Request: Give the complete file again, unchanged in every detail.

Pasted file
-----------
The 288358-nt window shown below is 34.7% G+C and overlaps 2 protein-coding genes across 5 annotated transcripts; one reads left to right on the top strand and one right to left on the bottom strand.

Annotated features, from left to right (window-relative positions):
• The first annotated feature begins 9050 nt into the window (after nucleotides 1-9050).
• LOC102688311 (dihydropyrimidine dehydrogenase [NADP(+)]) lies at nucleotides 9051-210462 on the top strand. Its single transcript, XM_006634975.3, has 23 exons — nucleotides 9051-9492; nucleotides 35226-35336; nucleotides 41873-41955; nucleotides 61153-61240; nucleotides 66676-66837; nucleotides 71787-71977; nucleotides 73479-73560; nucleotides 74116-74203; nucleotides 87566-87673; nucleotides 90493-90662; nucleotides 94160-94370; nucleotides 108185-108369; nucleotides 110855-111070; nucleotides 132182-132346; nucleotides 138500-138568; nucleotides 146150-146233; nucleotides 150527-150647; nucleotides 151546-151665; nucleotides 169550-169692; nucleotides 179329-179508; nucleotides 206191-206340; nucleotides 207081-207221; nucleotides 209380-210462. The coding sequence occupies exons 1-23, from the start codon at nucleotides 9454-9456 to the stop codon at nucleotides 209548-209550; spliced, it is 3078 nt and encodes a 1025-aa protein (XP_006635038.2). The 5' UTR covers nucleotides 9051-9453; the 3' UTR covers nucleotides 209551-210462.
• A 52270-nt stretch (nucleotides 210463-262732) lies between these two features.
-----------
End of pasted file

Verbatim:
The 288358-nt window shown below is 34.7% G+C and overlaps 2 protein-coding genes across 5 annotated transcripts; one reads left to right on the top strand and one right to left on the bottom strand.

Annotated features, from left to right (window-relative positions):
• The first annotated feature begins 9050 nt into the window (after nucleotides 1-9050).
• LOC102688311 (dihydropyrimidine dehydrogenase [NADP(+)]) lies at nucleotides 9051-210462 on the top strand. Its single transcript, XM_006634975.3, has 23 exons — nucleotides 9051-9492; nucleotides 35226-35336; nucleotides 41873-41955; nucleotides 61153-61240; nucleotides 66676-66837; nucleotides 71787-71977; nucleotides 73479-73560; nucleotides 74116-74203; nucleotides 87566-87673; nucleotides 90493-90662; nucleotides 94160-94370; nucleotides 108185-108369; nucleotides 110855-111070; nucleotides 132182-132346; nucleotides 138500-138568; nucleotides 146150-146233; nucleotides 150527-150647; nucleotides 151546-151665; nucleotides 169550-169692; nucleotides 179329-179508; nucleotides 206191-206340; nucleotides 207081-207221; nucleotides 209380-210462. The coding sequence occupies exons 1-23, from the start codon at nucleotides 9454-9456 to the stop codon at nucleotides 209548-209550; spliced, it is 3078 nt and encodes a 1025-aa protein (XP_006635038.2). The 5' UTR covers nucleotides 9051-9453; the 3' UTR covers nucleotides 209551-210462.
• A 52270-nt stretch (nucleotides 210463-262732) lies between these two features.